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Ahidhar Ghosh Vs. Secy. of State - Court Judgment

LegalCrystal Citation
CourtPrivy Council
Decided On
Case NumberPrivy Council Appeal No. 26 of 1929 (From Calcutta: Calcutta Appeal No. 35 of 1927)
Judge
AppellantAhidhar Ghosh
RespondentSecy. of State
Advocates:L.De Gruyther and B. Dube, for Appellant; A.M. Dunne and W. Wallach, for Respondent. Solicitors for Appellant, Watkins and Hunter; Solicitors for Respondent, The Solicitor, India Office
Excerpt:
land acquisition act (1 of 1894) - section 23; comparative citation: 1930 air(pc) 249 (2).....at fort william in bengal, by which a judgment and decree dated 18th march 1925, of the special land acquisition judge at alipur was varied. the nature of the case is this: the municipality of calcutta required certain land in michael dutt street in calcutta, and accordingly invoked the machinery of the land acquisition act, 1894, for the purpose of securing the property. under that act anybody seeking to acquire land sets the government collector in motion by means of a number of declarations and notifications which need not be specifically referred to. under s. 11 of the act, on a day which the collector fixes, the collector proceeds to inquire into the objections, if any, raised by the persons interested. he inquires into the value of the land and the nature of the interests.....
Judgment:

Lord Tomlin:

This is an appeal from a judgment and decree, dated 23rd May 1927, of the High Court of Judicature at Fort William in Bengal, by which a judgment and decree dated 18th March 1925, of the Special Land Acquisition Judge at Alipur was varied.

The nature of the case is this: The Municipality of Calcutta required certain land in Michael Dutt Street in Calcutta, and accordingly invoked the machinery of the Land Acquisition Act, 1894, for the purpose of securing the property. Under that Act anybody seeking to acquire land sets the Government Collector in motion by means of a number of declarations and notifications which need not be specifically referred to. Under S. 11 of the Act, on a day which the Collector fixes, the Collector proceeds to inquire into the objections, if any, raised by the persons interested. He inquires into the value of the land and the nature of the interests therein. It is his duty to make an award as to the true area of the land, the compensation which in his opinion should be allowed for the land, and the apportionment of the compensation among the persons interested. S. 18 provides:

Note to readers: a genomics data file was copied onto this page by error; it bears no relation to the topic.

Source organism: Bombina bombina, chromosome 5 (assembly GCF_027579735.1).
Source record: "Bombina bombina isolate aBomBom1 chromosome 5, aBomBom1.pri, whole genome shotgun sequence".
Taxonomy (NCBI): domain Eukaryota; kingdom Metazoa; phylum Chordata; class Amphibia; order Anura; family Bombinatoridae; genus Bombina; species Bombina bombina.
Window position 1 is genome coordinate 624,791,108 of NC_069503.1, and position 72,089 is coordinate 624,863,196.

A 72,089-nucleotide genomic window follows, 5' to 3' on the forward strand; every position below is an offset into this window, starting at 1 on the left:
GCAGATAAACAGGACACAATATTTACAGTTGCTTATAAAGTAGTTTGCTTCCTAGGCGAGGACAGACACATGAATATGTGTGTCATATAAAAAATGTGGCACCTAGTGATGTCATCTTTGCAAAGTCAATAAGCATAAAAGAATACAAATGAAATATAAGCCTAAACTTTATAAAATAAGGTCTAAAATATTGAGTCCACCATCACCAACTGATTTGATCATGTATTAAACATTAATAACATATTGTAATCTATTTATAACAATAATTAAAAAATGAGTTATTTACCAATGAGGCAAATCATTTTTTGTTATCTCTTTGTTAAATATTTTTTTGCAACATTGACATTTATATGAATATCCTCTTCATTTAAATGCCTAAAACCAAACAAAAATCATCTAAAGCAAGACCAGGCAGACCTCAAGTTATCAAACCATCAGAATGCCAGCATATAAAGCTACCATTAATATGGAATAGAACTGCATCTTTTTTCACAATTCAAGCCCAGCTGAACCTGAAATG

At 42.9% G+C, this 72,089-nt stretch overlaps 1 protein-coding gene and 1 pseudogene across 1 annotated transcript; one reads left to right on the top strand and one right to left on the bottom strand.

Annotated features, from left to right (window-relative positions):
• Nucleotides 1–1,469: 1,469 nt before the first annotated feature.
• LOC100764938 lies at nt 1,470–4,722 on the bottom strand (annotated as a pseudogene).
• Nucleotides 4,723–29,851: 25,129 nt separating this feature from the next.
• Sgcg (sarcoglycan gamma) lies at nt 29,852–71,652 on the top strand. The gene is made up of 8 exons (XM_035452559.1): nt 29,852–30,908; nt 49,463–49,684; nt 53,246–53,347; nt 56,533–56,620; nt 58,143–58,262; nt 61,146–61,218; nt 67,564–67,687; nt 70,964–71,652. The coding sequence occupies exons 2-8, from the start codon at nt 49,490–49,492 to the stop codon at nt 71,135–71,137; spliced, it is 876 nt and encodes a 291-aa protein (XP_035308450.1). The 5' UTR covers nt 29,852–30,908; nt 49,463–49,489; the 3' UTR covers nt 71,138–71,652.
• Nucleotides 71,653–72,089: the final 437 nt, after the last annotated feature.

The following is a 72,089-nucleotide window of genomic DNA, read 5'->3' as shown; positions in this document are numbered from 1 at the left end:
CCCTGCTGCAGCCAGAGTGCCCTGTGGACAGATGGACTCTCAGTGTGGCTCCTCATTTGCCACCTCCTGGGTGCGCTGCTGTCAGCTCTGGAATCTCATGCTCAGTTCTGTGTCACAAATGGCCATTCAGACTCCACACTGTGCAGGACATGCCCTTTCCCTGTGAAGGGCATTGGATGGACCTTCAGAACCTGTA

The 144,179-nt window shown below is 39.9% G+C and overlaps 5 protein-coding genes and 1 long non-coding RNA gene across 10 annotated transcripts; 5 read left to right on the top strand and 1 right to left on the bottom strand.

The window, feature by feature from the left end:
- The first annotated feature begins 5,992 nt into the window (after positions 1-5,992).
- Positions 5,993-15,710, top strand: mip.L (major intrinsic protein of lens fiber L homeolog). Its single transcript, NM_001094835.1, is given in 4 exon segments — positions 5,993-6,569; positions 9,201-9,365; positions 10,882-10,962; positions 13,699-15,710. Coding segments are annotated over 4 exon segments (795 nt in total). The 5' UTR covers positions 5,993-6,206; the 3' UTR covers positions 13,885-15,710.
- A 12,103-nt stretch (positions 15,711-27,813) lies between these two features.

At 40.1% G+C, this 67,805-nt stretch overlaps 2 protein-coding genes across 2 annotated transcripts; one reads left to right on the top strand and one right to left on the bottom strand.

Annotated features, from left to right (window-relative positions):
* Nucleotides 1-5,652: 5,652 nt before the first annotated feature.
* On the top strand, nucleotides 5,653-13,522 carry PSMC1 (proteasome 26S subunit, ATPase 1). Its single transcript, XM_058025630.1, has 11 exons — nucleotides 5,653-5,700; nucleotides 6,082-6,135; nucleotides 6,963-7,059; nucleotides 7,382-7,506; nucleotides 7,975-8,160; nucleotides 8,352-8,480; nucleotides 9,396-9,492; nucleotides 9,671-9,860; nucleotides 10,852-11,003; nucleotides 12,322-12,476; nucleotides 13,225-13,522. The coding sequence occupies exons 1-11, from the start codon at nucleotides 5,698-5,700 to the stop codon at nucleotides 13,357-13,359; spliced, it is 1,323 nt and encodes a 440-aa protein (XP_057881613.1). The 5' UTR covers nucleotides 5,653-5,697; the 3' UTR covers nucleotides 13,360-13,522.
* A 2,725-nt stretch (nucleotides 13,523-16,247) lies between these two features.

"Any person interested who has not accepted the award may by written application to the Collector, require that the matter be referred by the Collector for the determination of the Court, whether his objection be to the measurement of the land, the amount of the compensation, the persons to whom it is payable or the apportionment of the compensation among the persons interested."

Under sub-S. (2) of the same section the application must state the grounds on which objection to the award is taken. Then the matter goes to the Special Land Acquisition Judge, and under S. 23, sub-S. (1), in determining the amount of compensation to be awarded for the land acquired under the Act the Court has to take into consideration the market value of the land at the relevant date.

Section 25, sub-S. (1), provides:

"When the applicant has made a claim to compensation pursuant to any notice given under S. 9 the amount awarded to him by the Court shall not exceed the amount so claimed or be less than the amount awarded by the Collector under S. 11."

It is necessary also to refer to the Calcutta Municipal Act, 1899. S. 557 of that Act provides:

"Any land or buildings which any municipal authority is authorized by this Act to acquire may be acquired under the provisions of the laud Acquisition Act, 1894, and for that purpose the said Act shall be subject to the following amendments."

The amendments include one sub-S. (d) to this effect-.